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eyes in the forest


Take a Peek!

"Eyes on the Forest" Archives 
Now Available 

We are so very pleased to be able to now share with you all of the great news, stories, and photos written by our hard-working staff and volunteers through our archived "Eyes on the Forest" monthly e-newsletter.  

In case you missed an issue or are new to OFI -- or simply want to revisit a story that touched your heart or piqued your interest  -- now you can!

Click here to access our e-newsletter archives, then select the stories that matter to you most. Happy reading!

Wishing you all the best,
Your Friends at OFI

Silver takes a peek


In this Issue
  • Orangutan of the Month:  Dewa
  • News from the Field: Cute Faces, Dark Realities (Part 2)   
  • Jungle Corner: Sunda flying lemur
  • Conservation Partners: Many thanks to our kind Austrian Friends and to DigitalGlobe!



With personal attention and lots of nourishing treats, Dewa's health and humor have returned. Click here to follow his story.


News from the Field 


Cute Faces, Dark Realities (Part Two)

By Emily Patton

Communications Volunteer


(Click on photo below or title above to read full story)





Jungle Corner 


Sunda flying lemur

Galeopterus variegatus


Taxonomy: Animalia; Chordata; Mammalia; Dermoptera; Cynocephalidae


 Threat Status: Least Concern (on the IUCN Red List)   


Distribution: Brunei, Cambodia, Indonesia, Laos, Malaysia, Myanmar, Singapore, Thailand, and Vietnam


Ecology: The Sunda flying lemur's diet varies based on its locality and habitat. Generally it feeds on shoots, young leaves, coconut flowers, durian flowers, and fruits; however, in Sarawak and Malaysian Borneo, it has also been known to feed on insects.


Habitat: An arboreal animal, the Sunda flying lemur is generally found in evergreen forests. It spends its days sleeping in coconut trees and feeds at night.


Morphology:  The Sunda flying lemur weighs between 0.9 and 1.3kg (2 - 2.9lbs) and has a head-body length of 34 to 38cm (13 - 15in), and a tail that is 24 to 25cm (9.4 - 9.8in) long. Despite its name, it is not a lemur nor does it fly, rather it glides from tree to tree. Its gliding membrane connects from the neck and extends along the limbs to the tips of the fingers, toes, and nails.    

 Interesting Fact:  The Sunda flying lemur is an incredible glider and can glide for over 100m (328ft).


Conservation Partners


Our Austrian Friends Have Fun While Raising $7,000 for OFI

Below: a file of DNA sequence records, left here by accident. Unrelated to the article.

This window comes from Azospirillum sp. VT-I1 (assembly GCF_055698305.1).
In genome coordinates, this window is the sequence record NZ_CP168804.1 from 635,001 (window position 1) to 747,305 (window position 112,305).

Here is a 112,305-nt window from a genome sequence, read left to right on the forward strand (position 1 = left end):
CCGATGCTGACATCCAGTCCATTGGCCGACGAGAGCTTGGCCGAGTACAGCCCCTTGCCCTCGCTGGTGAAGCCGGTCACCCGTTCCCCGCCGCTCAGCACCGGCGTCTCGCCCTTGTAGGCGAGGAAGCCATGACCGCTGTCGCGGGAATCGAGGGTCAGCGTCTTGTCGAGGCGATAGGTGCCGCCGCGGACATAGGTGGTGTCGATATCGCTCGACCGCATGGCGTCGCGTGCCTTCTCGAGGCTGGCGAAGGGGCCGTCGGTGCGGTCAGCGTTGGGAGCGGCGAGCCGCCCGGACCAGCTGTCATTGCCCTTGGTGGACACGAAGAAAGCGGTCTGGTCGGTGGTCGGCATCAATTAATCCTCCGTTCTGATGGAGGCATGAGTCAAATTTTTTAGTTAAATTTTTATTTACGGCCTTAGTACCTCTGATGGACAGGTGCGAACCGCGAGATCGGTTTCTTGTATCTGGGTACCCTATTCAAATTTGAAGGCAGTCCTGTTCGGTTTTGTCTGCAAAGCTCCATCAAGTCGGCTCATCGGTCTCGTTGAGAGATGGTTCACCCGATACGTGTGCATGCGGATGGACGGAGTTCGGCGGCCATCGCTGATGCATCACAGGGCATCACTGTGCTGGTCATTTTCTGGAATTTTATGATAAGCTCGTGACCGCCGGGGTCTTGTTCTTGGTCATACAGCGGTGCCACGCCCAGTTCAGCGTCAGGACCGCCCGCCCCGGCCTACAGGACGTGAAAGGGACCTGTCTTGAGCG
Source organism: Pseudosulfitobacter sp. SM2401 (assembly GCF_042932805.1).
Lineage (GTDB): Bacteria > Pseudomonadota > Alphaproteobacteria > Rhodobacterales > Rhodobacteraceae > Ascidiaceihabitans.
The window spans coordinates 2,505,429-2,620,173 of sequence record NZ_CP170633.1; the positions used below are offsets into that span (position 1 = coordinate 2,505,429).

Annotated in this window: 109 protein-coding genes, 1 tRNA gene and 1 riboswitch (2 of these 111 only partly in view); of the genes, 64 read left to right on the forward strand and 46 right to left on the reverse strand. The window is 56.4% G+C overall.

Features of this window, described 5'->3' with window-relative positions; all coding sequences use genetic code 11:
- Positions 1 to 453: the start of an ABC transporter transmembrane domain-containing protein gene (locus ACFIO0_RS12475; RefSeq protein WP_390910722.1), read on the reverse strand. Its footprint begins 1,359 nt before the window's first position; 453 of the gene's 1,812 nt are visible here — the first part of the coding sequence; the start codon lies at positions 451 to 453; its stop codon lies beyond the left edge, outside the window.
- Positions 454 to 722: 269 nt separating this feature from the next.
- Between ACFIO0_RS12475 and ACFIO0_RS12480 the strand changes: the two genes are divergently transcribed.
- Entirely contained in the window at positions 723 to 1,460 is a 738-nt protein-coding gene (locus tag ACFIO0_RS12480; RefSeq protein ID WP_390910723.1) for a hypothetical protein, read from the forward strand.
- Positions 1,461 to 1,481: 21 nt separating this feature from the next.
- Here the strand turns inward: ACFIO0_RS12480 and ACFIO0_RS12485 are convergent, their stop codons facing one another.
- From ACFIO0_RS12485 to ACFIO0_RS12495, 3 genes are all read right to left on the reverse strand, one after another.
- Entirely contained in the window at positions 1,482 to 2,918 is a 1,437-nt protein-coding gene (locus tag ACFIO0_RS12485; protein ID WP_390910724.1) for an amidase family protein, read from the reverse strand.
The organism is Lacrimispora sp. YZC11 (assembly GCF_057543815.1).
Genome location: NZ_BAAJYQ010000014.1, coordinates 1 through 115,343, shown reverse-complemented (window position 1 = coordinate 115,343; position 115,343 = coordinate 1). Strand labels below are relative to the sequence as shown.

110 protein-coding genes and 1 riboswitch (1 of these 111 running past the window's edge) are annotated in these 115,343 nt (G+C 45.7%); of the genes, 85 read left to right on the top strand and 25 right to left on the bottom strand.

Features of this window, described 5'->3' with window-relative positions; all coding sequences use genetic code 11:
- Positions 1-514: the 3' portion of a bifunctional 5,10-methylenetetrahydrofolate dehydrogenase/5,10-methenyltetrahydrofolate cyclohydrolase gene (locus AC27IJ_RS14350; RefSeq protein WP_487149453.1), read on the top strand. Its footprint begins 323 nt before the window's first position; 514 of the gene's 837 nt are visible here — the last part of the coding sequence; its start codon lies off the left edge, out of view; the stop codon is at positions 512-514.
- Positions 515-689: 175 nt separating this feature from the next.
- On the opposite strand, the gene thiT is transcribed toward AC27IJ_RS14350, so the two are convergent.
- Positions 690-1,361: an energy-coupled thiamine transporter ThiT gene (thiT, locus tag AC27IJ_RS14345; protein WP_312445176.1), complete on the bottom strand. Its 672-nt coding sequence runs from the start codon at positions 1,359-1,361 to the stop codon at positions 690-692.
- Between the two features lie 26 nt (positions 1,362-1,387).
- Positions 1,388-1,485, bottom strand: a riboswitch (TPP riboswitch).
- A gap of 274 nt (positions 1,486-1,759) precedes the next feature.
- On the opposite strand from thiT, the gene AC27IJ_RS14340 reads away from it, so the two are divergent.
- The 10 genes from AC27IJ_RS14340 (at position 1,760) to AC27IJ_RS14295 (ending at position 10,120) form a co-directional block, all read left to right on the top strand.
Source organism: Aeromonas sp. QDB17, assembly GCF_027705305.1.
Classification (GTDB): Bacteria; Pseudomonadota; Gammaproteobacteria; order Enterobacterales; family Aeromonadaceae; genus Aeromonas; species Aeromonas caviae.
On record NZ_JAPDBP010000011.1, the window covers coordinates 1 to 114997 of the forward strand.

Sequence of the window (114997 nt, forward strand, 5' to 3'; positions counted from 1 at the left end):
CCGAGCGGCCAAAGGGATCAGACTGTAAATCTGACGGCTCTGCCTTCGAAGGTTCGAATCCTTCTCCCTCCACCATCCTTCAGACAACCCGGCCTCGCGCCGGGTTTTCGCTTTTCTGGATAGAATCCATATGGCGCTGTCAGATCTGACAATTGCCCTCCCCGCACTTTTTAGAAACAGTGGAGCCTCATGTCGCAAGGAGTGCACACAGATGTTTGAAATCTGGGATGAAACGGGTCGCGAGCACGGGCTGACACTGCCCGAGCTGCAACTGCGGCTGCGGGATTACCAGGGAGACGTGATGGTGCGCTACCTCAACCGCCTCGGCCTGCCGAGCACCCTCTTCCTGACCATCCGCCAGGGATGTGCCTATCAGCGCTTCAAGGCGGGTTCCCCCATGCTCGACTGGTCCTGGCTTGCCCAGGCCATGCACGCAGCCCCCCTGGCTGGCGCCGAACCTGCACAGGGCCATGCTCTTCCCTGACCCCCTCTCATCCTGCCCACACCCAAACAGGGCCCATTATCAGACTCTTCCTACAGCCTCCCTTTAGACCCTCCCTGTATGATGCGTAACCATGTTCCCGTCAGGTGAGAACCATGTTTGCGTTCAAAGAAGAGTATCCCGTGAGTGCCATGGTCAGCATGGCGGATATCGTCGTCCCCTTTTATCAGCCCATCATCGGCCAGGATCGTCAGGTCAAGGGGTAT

What do you get when you combine a famous Austrian comedian, the Royal Garden Jazz Band, an auction, and more than 100 lovers of orangutans?  A very nice donation in support of OFI's conservation work!  Many, many thanks to long-time supporter Monika Schertler and her husband and friends for their kind generosity. We appreciate it immensely!
DigitalGlobe Donates Digital Imaging Data to Help Keep Wild Orangutans Safe  


OFI wishes to extend its deepest appreciation to DigitalGlobe and its Director of Projects and Outreach, Chuck Herring, for the kind donation of specialized, high resolution satellite imagery data. This data includes images of the region in which OFI works--Tanjung Puting National Park, Rawa Kuno Legacy Forest, Lamandau Reserve, and the Seruoyan Forest. 

Many regional organizations and government agencies rely on OFI for maps showing current conditions throughout the region, which is home to 6,000 wild orangutans. Having up-to-date maps is crucial to monitoring forest health, identifying encroaching palm oil concessions, and detecting illegal logging, mining, and other development. This data will also be useful in assessing land conditions and vegetation cover to help support strategic planning regarding the location of new release camps. DigitalGlobe's data gives us the tools we need to better safeguard wild orangutans and their rainforest habitat. 

Thank you, Chuck and colleagues at DigitalGlobe! And a special thanks to OFI supporter and volunteer Shannon Lynch who worked so hard for so long to facilitate this wonderful donation. 

If you'd like more information on ways you or your company can support OFI's conservation work, please contact Hollis Burbank-Hammarlund, Director of Development, at [email protected]


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Thank you very much for  following "Eyes on the Forest - Bulletin from Borneo". From now on you can expect this eNewsletter to reach your mailbox monthly.  We'd love to have your thoughts, comments, or submissions ([email protected]). In the meantime, please follow us on Facebook, Twitter and our official website: www.orangutan.org   
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